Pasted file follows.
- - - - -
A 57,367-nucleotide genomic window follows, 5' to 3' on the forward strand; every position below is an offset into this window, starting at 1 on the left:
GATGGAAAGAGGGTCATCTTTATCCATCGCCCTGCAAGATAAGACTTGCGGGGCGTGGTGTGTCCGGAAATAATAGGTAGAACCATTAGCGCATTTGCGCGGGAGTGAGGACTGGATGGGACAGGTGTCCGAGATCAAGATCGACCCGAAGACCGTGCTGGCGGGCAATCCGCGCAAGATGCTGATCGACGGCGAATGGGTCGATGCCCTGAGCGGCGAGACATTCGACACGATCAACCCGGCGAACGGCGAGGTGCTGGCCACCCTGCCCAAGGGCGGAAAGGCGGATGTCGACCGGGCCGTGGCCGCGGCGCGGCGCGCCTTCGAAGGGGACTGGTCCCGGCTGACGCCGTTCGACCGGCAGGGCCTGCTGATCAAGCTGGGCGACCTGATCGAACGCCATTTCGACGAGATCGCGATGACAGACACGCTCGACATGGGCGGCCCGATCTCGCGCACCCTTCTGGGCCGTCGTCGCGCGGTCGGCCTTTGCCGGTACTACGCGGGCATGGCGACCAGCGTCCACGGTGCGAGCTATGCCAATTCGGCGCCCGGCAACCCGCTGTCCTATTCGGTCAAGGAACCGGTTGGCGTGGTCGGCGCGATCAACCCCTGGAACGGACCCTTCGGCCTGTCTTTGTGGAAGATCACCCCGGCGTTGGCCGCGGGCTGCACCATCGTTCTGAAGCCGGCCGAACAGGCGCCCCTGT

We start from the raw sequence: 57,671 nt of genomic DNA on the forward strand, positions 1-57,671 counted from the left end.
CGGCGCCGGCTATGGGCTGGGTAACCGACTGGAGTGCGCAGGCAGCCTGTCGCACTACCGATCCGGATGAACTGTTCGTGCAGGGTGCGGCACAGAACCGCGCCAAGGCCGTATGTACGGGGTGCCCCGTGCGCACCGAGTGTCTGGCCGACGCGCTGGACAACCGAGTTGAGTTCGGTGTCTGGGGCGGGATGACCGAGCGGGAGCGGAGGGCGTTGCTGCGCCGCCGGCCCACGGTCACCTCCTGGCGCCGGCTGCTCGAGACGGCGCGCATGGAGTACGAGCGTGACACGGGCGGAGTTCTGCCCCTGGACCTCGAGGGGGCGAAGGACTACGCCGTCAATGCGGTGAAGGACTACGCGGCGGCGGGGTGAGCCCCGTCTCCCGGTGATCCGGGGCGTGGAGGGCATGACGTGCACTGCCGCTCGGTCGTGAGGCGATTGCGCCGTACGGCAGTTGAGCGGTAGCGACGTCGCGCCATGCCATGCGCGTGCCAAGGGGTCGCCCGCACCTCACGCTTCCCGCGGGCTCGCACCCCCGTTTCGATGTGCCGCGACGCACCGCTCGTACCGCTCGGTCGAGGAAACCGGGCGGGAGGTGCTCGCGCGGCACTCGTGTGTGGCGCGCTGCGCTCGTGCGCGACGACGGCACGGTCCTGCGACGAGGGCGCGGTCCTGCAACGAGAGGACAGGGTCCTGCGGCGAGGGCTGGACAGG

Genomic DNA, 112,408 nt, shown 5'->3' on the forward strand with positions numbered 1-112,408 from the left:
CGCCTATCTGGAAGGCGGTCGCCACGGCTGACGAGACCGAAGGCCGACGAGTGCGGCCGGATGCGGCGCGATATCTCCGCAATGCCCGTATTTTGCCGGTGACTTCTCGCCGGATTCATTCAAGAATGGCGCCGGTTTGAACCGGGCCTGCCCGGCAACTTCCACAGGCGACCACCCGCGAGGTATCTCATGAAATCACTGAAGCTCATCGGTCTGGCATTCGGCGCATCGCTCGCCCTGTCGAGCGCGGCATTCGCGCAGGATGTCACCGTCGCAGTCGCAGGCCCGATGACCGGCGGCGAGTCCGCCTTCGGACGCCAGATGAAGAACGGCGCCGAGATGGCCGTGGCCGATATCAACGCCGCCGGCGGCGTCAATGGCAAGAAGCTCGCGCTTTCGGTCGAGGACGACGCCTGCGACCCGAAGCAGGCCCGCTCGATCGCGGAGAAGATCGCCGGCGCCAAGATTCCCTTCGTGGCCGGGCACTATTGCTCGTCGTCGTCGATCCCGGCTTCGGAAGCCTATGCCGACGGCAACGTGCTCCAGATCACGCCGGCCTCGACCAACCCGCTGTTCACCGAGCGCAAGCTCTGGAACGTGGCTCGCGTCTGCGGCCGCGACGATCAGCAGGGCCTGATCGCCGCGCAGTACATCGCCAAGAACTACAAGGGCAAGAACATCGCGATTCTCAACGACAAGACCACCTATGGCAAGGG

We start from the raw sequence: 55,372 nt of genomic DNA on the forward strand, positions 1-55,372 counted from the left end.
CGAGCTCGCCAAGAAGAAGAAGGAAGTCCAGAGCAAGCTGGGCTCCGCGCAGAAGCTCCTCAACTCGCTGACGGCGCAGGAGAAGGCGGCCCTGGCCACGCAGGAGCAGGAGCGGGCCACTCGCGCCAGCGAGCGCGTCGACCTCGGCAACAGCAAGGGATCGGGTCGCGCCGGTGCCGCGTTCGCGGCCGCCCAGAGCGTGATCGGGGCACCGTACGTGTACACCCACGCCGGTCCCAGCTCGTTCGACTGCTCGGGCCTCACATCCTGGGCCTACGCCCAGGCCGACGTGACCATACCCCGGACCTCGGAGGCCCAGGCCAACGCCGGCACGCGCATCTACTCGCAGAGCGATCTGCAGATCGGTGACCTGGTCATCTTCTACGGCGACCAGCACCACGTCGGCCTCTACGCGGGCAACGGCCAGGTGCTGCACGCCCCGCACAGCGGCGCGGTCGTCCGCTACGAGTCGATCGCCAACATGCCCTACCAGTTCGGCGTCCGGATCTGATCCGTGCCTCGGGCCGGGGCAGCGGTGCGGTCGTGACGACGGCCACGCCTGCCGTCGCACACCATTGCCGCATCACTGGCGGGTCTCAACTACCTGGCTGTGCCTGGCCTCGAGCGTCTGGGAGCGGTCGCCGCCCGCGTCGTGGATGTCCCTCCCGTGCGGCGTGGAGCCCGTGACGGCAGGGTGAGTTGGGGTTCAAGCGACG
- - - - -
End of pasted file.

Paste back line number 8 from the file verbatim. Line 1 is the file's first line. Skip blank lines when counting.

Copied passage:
CGAGCTCGCCAAGAAGAAGAAGGAAGTCCAGAGCAAGCTGGGCTCCGCGCAGAAGCTCCTCAACTCGCTGACGGCGCAGGAGAAGGCGGCCCTGGCCACGCAGGAGCAGGAGCGGGCCACTCGCGCCAGCGAGCGCGTCGACCTCGGCAACAGCAAGGGATCGGGTCGCGCCGGTGCCGCGTTCGCGGCCGCCCAGAGCGTGATCGGGGCACCGTACGTGTACACCCACGCCGGTCCCAGCTCGTTCGACTGCTCGGGCCTCACATCCTGGGCCTACGCCCAGGCCGACGTGACCATACCCCGGACCTCGGAGGCCCAGGCCAACGCCGGCACGCGCATCTACTCGCAGAGCGATCTGCAGATCGGTGACCTGGTCATCTTCTACGGCGACCAGCACCACGTCGGCCTCTACGCGGGCAACGGCCAGGTGCTGCACGCCCCGCACAGCGGCGCGGTCGTCCGCTACGAGTCGATCGCCAACATGCCCTACCAGTTCGGCGTCCGGATCTGATCCGTGCCTCGGGCCGGGGCAGCGGTGCGGTCGTGACGACGGCCACGCCTGCCGTCGCACACCATTGCCGCATCACTGGCGGGTCTCAACTACCTGGCTGTGCCTGGCCTCGAGCGTCTGGGAGCGGTCGCCGCCCGCGTCGTGGATGTCCCTCCCGTGCGGCGTGGAGCCCGTGACGGCAGGGTGAGTTGGGGTTCAAGCGACG